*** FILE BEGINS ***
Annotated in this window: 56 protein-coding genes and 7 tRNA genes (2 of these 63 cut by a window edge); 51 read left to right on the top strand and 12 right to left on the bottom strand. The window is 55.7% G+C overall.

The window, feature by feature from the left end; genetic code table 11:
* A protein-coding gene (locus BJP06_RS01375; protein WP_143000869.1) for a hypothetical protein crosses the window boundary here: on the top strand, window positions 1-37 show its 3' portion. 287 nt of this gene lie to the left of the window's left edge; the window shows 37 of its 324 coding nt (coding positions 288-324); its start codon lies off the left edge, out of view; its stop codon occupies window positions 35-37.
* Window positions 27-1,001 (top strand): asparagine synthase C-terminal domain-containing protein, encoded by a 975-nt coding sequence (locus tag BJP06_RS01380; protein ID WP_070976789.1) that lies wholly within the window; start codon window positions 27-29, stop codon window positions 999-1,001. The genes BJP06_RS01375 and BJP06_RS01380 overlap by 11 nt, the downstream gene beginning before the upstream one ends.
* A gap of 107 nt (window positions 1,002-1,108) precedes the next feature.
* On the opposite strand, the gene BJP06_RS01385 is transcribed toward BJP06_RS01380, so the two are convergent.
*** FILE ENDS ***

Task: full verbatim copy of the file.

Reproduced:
Annotated in this window: 56 protein-coding genes and 7 tRNA genes (2 of these 63 cut by a window edge); 51 read left to right on the top strand and 12 right to left on the bottom strand. The window is 55.7% G+C overall.

The window, feature by feature from the left end; genetic code table 11:
* A protein-coding gene (locus BJP06_RS01375; protein WP_143000869.1) for a hypothetical protein crosses the window boundary here: on the top strand, window positions 1-37 show its 3' portion. 287 nt of this gene lie to the left of the window's left edge; the window shows 37 of its 324 coding nt (coding positions 288-324); its start codon lies off the left edge, out of view; its stop codon occupies window positions 35-37.
* Window positions 27-1,001 (top strand): asparagine synthase C-terminal domain-containing protein, encoded by a 975-nt coding sequence (locus tag BJP06_RS01380; protein ID WP_070976789.1) that lies wholly within the window; start codon window positions 27-29, stop codon window positions 999-1,001. The genes BJP06_RS01375 and BJP06_RS01380 overlap by 11 nt, the downstream gene beginning before the upstream one ends.
* A gap of 107 nt (window positions 1,002-1,108) precedes the next feature.
* On the opposite strand, the gene BJP06_RS01385 is transcribed toward BJP06_RS01380, so the two are convergent.